Wisconsin residents need to be ready for three major winter weather events impacting the state over the next week. Wind, snow and cold will create dangerous conditions starting Friday, continuing through Wednesday.
For real time travel information the Wisconsin Department of Transportation provides the Wisconsin 511 traveler information system. Information is accessible on the web by visiting www.511wi.gov AND on your phone by calling 511 when in Wisconsin. 511 users have access to traffic and road conditions, road construction and lane closures, travel times, traffic incidents and other delays, as well as information on roadside services such as rest area locations.
Never use 511 when driving. Have someone else in the car dial in; call or check the web before you begin your journey; or pull off the highway, park in a safe place, and then make the call. Keep your focus on the road when driving.
Also, if you are traveling make sure you have a winter emergency kit in your vehicle. Items to include in the kit are candles and matches, a flashlight, pocket knife, snacks, water, a cell phone adapter, a blanket and extra clothing.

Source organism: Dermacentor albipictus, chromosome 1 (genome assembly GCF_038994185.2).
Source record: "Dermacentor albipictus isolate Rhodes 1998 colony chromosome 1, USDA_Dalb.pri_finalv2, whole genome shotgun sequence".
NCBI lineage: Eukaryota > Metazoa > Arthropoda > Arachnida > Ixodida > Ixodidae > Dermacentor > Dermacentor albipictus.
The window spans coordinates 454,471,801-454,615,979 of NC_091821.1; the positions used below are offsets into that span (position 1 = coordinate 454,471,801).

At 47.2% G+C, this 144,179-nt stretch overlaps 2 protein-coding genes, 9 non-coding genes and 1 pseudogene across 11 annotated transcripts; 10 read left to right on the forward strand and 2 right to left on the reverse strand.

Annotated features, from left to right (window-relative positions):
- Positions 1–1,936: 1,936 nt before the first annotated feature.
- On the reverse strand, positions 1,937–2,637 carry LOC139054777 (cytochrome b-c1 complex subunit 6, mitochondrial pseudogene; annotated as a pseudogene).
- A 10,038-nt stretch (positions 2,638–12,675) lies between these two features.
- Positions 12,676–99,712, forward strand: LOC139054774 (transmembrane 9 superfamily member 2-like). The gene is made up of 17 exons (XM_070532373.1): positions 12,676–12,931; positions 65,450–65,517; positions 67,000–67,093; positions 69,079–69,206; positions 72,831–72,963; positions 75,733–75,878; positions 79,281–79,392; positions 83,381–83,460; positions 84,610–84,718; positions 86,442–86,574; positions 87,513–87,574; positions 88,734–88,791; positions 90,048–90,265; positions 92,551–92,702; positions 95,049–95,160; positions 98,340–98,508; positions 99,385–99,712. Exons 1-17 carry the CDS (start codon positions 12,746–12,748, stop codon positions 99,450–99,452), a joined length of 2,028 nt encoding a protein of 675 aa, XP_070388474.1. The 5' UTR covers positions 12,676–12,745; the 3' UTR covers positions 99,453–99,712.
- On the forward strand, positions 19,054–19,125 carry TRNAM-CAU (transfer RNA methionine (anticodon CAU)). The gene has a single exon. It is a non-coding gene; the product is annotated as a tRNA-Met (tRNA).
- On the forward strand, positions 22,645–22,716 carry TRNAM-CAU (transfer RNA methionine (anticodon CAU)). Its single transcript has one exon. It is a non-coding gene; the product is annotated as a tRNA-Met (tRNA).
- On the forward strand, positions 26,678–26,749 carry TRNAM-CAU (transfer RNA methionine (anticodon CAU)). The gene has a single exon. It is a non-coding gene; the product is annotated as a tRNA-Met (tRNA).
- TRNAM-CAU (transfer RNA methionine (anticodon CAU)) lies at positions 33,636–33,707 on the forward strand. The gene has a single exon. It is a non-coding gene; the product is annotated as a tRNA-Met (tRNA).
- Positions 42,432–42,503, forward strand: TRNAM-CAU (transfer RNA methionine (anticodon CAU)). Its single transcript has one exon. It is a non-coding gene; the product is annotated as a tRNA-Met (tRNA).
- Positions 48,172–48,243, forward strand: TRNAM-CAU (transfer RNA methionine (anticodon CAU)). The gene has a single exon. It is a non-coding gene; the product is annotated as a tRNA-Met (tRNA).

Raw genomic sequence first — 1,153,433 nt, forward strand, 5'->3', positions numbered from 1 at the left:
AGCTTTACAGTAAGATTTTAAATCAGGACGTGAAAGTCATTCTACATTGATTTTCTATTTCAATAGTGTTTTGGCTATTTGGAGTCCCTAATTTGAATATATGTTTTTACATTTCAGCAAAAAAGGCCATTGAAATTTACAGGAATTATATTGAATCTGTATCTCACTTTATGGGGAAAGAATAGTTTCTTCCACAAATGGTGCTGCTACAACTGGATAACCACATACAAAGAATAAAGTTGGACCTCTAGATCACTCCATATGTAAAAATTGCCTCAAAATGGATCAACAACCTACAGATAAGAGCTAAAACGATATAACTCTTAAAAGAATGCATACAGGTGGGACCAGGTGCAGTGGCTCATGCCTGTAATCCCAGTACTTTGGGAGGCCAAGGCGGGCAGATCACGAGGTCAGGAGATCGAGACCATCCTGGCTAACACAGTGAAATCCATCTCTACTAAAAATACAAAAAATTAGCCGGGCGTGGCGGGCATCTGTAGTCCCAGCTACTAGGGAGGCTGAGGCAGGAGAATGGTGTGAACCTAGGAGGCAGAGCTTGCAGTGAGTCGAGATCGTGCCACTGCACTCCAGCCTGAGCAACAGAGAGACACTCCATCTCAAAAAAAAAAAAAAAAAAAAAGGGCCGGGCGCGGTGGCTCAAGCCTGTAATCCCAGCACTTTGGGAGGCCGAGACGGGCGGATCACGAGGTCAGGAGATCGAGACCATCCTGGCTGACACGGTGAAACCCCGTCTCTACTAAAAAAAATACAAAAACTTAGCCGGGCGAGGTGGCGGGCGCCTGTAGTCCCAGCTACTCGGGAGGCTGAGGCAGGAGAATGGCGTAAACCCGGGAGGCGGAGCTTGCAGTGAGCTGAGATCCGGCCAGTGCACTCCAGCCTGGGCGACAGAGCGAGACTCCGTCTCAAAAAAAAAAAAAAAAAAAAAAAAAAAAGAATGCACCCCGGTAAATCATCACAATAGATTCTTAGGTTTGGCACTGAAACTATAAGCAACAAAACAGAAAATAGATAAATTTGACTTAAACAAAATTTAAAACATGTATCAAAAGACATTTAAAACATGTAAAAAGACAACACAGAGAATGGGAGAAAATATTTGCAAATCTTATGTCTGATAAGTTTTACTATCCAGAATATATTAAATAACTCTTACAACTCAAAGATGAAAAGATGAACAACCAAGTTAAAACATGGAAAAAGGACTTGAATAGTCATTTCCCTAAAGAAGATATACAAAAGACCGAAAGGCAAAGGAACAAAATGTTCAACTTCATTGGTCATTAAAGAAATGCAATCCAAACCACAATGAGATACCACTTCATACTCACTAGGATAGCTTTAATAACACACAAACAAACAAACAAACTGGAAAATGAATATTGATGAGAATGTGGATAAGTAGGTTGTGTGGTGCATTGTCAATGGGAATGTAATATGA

Serious health problems can result from prolonged exposure to the cold. The most common cold-related problems are hypothermia and frostbite.
When exposed to cold temperatures, your body begins to lose heat faster than it can be produced. Prolonged exposure to cold will eventually use up your body’s stored energy. The result is hypothermia, or abnormally low body temperature.
Warning signs of hypothermia:
? shivering, exhaustion ? confusion
? memory loss, slurred speech ? drowsiness
? bright red, cold skin ? very low energy
What to Do
If you notice any of these signs, take the person’s temperature. If it is below 95°, the situation is an emergency—get medical attention immediately.
Frostbite is an injury to the body that is caused by freezing. Frostbite causes a loss of feeling and color in affected areas. It most often affects the nose, ears, cheeks, chin, fingers, or toes. Frostbite can permanently damage the body. The risk of frostbite is increased in people with reduced blood circulation and among people who are not dressed properly for extremely cold temperatures.
At the first signs of redness or pain in any skin area, get out of the cold or protect any exposed skin—frostbite may be beginning. Any of the following signs may indicate frostbite: ? a white or grayish-yellow skin are
? skin that feels unusually firm or waxy ? numbness
A victim is often unaware of frostbite until someone else points it out because the frozen tissues are numb.
What to Do
If you detect symptoms of frostbite, seek medical care. Because frostbite and hypothermia both result from exposure, first determine whether the victim also shows signs of hypothermia, as described previously. Hypothermia is a more serious medical condition and requires emergency medical assistance.
For further information please contact the Kenosha County Division of Health at (262) 605-6700 or visit our website at www.kenoshacounty.org.